Eighty-two students at Fairfax County's Thomas Jefferson High School for Science and Technology were named National Merit Scholarship semifinalists yesterday, making the magnet school in Annandale the biggest winner in the nation.

The number, announced by the National Merit Scholarship Corp., eclipses last year's tally of 55, when Jefferson led all schools in the Washington area.

Walt Whitman High School in Bethesda -- which traditionally produced the highest number of semifinalists in the region until Jefferson's arrival on the scene -- had 22 semifinalists this year, followed by Montgomery Blair High School in Silver Spring and St. Albans School for Boys in the District, with 18 each, and Langley High School in McLean, with 17.

"It's outstanding," said Jefferson Principal Geoffrey A. Jones. "It's exciting for the kids and it's sort of affirming for the people who are supporting the school."

The 36-year-old scholarship competition is based on a student's score on the Preliminary Scholastic Aptitude Test, a multiple-choice test taken during the junior year.

The 15,000 semifinalists across the nation represent the top 0.5 percent of each state's graduating seniors. Now they will compete for up to $25 million in scholarships.

Ostensibly, at least, the examination is more a measure of the innate ability of the students than a yardstick of any school's performance. Nonetheless, principals, parents and university admissions officers closely watch each year's results to judge which schools are producing the best candidates for college, and the semifinalist designation can open many ivy-covered doors for the students.

"Those students get a lot," said Georgia Booker, guidance director at Woodrow Wilson High School in Northwest Washington, where there are three semifinalists. "The colleges seek them out. They are inundated with information, offers. But it definitely is not a ticket into the college of one's choice."

John Keating, her counterpart at Walt Whitman, agreed.

"It's a nice calling card for the kids to have if they're applying to the more selective colleges," he said. "It's not a guarantee of anything, but it's a plus in your favor and in a close call can really help."

In the District, public school officials found hope in this year's results, even though the city's four semifinalists equaled last year's total.

For the first time in memory, a student from a school other than Wilson High was named a semifinalist, proof to school officials of the success of a new program started last year that pays 60 students to study all summer.

"It shows that every school can have a {National} Merit scholar, not just the white schools and the private schools," said Meta Jones, a senior at Calvin Coolidge High School, who credited the program with raising her verbal score by 16 points.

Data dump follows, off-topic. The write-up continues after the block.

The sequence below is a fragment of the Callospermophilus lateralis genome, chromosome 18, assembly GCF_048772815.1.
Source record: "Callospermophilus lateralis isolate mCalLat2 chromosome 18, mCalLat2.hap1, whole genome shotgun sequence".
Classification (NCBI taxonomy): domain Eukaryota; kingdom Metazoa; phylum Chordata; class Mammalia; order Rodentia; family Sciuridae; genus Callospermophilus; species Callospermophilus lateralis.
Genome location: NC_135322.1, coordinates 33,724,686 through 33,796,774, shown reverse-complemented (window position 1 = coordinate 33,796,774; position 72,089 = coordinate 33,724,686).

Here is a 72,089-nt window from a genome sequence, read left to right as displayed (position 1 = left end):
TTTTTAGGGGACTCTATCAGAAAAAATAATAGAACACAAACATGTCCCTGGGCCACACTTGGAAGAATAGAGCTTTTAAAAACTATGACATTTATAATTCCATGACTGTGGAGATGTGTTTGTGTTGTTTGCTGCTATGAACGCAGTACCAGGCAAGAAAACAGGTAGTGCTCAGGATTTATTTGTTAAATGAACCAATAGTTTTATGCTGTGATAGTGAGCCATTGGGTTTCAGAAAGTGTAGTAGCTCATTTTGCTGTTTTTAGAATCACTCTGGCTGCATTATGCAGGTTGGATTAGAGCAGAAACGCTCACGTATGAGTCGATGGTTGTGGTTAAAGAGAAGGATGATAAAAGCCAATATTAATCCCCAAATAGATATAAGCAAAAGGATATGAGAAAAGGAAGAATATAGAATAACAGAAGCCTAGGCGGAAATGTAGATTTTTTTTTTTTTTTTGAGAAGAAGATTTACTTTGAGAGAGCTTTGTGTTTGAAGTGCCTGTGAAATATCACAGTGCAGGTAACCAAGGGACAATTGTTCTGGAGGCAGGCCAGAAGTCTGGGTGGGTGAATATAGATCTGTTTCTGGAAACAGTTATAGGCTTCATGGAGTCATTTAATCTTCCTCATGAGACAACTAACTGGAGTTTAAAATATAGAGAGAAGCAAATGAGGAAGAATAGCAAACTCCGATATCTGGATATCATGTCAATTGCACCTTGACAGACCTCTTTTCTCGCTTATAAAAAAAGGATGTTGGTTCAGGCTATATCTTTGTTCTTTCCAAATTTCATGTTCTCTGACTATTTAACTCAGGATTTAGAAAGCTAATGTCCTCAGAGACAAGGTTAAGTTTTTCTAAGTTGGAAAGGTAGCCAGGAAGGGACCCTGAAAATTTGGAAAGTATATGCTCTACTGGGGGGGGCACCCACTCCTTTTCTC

The $20,000, six-week summer program, started after there was no District public school semifinalist in 1988, pays students minimum wage for every hour they participate.

"We know now that we can make a difference," said Eugene Williams Sr., the D.C. school system's director of testing.

The cutoff score needed for semifinalist status varies by state depending on how well students perform in each state. In Maryland and the District, students needed 201 points out of a possible 240 -- the highest cutoff in the nation -- while those in Virginia needed 199 and those in the lowest state, Mississippi, needed 178.

In Fairfax, Jefferson's total not only surpassed the traditional national leaders, but also was nearly four times the closest Washington area school and larger than all the private schools in the District combined.

At the same time, though, this year's report from the National Merit Scholarship Corp. showed clearly how the five-year-old Jefferson regional magnet school has drained bright students from other Northern Virginia high schools. While the other 22 Fairfax County high schools had 146 semifinalists in 1987 -- before Jefferson students began taking the tests -- this year they had just 86.

Jefferson starts with a big advantage because it selects only a fraction of the students who want to attend based on test scores, essays, interviews and grades and provides those who do get in with rigorous classes that rival many college-level courses.

"It's bound to happen when you get a collection of the upper 10 percent or whatever of the students of the county," said Dino Haritos, a 17-year-old senior and semifinalist.

"A lot of it's because the people at Jefferson are already destined to do well," agreed classmate and fellow semifinalist Daniel Skovronsky, also 17.

"They were better to start out with on tests like this because that's how we got in." Jefferson's Principal Jones attributed part of the increase from last year to the fact that more of this year's seniors took the test first as sophomores for practice.

Skovronsky, for instance, scored 190 out of a possible 240 points on the selection index when he was a sophomore. But when he took it again last spring, he improved to 214.

Jones also said the increase may reflect Jefferson's maturing as a school. This year's seniors make up the third graduating class.

"As we have grown as a school, we've probably become more sophisticated at test-taking as a population," Jones said. The principal was particularly proud of the increase in the number of female semifinalists, which rose from 4 in 1988 to 14 last year to 24 this year.

In topping the nation, Jefferson outpaced the perennial champions Stuyvesant and Hunter College high schools, both in New York City , which had 73 and 66 semifinalists respectively, and the North Carolina School of Science and Mathematics, which had 65.

Staff writer Tom Bell contributed to this report.

................ CLASS OF 1991 ..............

DISTRICT OF COLUMBIA

School ............................... Number